The IRS issued guidance on a wide range of questions pertaining to the subsidies that employers are required to offer to COBRA qualified beneficiaries under the American Rescue Plan Act.
The guidance follows up on prior U.S. Department of Labor guidance, is generally consistent with prior IRS guidance, and includes an extensive set of questions and answers on:
- when the subsidy applies;
- who is entitled to a second chance at making a COBRA election;
- how the rules work with the extended COBRA election periods required on account of the COVID-19 national emergency declaration; and
- what procedures need to be followed to claim the tax credit for subsidizing COBRA coverage.
The Bottom Line
Many employers are far along in their processes or plans to comply with the ARPA COBRA subsidies. For those who have been following prior guidance, the new notice is likely to present few obstacles—and may present some opportunities—to their compliance efforts.
In a lengthy notice, the IRS offered guidance on a wide range of questions pertaining to the subsidies that employers are required to offer to COBRA qualified beneficiaries under the American Rescue Plan Act.
Following up on guidance previously issued (with model forms) by the U.S. Department of Labor, the IRS notice includes an extensive set of questions and answers on when the subsidy applies, who is entitled to a second chance at making a COBRA election, how the rules work with the extended COBRA election periods required on account of the COVID-19 national emergency declaration, and what procedures need to be followed to claim the tax credit for subsidizing COBRA coverage.
Although not completely duplicative, the new notice is generally consistent with prior guidance, including guidance that was issued in 2009 when COBRA subsidies were made available on account of the recession under the American Recovery and Reinvestment Act. The new notice provides guidance that addresses certain subjects broadly, but also focuses on very specific issues.
The following includes a sample of the notice’s significant guidance. NOTE: Some of the examples below have been created for this alert for illustration.
- An involuntary termination is generally defined by reference to an employer’s unilateral action to end an employee’s employment. But in some circumstances, resignations may be considered involuntary, such as where employees know that they will be fired by the employer if they do not resign or where a material change in the circumstances of employment (such as a transfer to another geographic location) prompts an employee to leave.
- The subsidy ends when an individual becomes eligible for other group health coverage or Medicare. An individual will not be considered eligible for other group health coverage if the individual has no current opportunity to enroll for that coverage. This may occur, for example, when an involuntarily terminated employee fails to enroll for coverage in a spouse’s plan during the annual enrollment period, has no extended special enrollment rights, and now must wait for the next enrollment period (or a qualifying change in status) to enroll.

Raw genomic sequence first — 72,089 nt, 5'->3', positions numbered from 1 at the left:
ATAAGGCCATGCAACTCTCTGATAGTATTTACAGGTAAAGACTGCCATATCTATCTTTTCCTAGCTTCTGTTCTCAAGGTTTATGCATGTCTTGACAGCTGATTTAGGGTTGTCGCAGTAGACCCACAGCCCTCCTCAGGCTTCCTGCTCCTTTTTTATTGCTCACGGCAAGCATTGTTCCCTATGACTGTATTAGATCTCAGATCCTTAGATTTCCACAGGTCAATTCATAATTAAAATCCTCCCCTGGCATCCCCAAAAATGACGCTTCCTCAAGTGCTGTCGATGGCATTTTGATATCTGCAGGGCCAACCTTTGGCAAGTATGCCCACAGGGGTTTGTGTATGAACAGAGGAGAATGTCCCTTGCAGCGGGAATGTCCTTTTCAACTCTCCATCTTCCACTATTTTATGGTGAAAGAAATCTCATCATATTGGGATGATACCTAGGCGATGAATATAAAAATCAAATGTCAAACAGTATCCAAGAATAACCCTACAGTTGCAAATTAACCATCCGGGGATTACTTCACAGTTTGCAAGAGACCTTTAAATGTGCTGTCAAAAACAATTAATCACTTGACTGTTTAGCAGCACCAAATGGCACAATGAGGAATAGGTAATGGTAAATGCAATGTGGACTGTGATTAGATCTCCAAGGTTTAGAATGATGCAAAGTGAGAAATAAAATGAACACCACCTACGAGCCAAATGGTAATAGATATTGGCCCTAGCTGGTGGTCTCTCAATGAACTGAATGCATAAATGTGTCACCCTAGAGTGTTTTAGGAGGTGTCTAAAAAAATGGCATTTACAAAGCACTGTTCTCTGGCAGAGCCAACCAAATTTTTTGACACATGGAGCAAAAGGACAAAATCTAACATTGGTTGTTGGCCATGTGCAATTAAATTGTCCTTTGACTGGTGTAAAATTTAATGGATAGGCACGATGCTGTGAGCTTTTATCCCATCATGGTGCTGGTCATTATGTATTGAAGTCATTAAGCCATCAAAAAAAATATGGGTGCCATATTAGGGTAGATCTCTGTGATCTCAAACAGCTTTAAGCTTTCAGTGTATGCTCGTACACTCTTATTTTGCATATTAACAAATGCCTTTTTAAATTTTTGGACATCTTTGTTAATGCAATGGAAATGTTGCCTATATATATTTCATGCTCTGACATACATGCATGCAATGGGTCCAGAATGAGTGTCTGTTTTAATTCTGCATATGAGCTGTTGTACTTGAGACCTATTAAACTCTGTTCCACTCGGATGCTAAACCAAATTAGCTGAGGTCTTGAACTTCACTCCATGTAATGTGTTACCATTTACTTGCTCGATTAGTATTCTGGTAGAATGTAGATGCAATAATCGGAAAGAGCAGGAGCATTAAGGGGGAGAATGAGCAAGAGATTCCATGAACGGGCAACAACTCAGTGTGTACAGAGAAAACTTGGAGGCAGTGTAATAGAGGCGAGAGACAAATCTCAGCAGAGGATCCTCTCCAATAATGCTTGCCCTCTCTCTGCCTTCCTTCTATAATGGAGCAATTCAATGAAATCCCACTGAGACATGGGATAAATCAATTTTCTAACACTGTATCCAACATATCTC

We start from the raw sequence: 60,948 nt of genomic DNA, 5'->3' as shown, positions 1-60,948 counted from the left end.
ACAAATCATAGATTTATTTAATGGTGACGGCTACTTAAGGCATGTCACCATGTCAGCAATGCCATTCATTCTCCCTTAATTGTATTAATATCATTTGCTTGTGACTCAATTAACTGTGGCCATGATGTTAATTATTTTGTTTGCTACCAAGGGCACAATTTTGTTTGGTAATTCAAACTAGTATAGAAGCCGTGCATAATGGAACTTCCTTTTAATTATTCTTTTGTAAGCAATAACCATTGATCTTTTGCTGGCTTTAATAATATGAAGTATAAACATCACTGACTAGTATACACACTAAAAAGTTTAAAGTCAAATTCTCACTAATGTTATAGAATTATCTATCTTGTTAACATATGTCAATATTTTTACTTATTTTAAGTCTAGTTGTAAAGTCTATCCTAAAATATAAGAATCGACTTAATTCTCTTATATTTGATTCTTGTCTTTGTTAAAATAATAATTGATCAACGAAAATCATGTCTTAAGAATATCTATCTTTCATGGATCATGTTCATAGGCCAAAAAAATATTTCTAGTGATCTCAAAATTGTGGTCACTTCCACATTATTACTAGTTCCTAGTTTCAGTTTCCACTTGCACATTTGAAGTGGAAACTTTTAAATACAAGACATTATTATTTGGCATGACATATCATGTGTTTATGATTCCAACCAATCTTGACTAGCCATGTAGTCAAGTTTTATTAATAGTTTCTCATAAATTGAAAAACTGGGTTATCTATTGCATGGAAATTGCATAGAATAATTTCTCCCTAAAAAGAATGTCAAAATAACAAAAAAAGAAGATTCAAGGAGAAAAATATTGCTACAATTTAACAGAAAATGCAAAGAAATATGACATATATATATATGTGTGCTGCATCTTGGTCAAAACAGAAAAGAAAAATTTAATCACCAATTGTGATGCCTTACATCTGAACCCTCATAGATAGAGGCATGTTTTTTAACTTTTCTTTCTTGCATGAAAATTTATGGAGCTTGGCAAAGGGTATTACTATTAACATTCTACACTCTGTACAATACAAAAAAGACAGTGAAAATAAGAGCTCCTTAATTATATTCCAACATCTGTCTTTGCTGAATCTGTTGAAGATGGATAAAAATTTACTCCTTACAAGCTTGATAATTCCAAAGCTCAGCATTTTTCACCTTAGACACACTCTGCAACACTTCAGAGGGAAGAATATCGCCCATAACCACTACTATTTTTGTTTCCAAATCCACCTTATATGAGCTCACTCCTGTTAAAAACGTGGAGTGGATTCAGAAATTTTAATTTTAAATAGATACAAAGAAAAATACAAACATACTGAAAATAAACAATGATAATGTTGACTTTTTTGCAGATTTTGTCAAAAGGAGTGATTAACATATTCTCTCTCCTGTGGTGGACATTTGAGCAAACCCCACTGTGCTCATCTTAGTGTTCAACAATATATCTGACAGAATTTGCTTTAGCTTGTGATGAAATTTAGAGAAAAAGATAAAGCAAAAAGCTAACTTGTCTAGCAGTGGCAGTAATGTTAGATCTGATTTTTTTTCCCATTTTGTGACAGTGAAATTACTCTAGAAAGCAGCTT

- The subsidy applies only to the premiums for COBRA qualified beneficiaries. If, for example, a single employee with no children were to be involuntarily terminated, elect COBRA at a premium of $800 per month, get married and add a spouse to the coverage, paying $1,500 per month, the new spouse would not be a COBRA qualified beneficiary because the spouse was not covered when the employee was terminated. Accordingly, the subsidy would apply only to $800. The employee would need to pay the remaining $700.
- The right to a second opportunity to elect continuation coverage applies only to coverage under the federal COBRA law and not to coverage under state mini-COBRA laws.
- The right to a second COBRA election and an ARPA subsidy cannot be denied simply because an individual is delinquent in paying past COBRA premiums.
- An individual who, on April 1, 2021, retains a right to elect COBRA coverage retroactively may choose to make a retroactive election or to start coverage on or after April 1, 2021. If the employee makes a retroactive election, premiums will be due for coverage prior to April 1. If the individual elects COBRA on a prospective basis, the individual may not later elect retroactive coverage.
- When the subsidy ends, COBRA coverage will continue automatically, but without the subsidy.
- Plans may require elections under the ARPA to be made in accordance with the 60-day ARPA deadlines. The extension for making other COBRA elections under the COVID-19 emergency declaration does not apply to ARPA elections.
- The premium tax credit applies only to subsidies provided under the ARPA. If an employer otherwise subsidizes coverage, for instance, under a severance agreement, an employer may claim a tax credit only for the ARPA subsidy, which will be the amount of the COBRA premium minus the severance subsidy. However, an employer that currently charges an employee less than the full COBRA premium may increase the amount that it charges, up to the full COBRA premium, and claim the full amount as a premium tax credit.
- An employer should retain documentation to support the amount that it claims as a premium tax credit. This documentation may include an individual’s attestation that he or she qualifies for a COBRA subsidy. An employer may rely on that attestation.
Many employers are far along in their processes or plans to comply with the ARPA COBRA subsidies. For those who have been following prior guidance, the new notice is likely to present few obstacles (and may present some opportunities) to their compliance efforts. The notice addresses a wide range of issues and details not referenced above. The IRS has stated that it may (but there is no commitment that it will) provide guidance on other specific issues.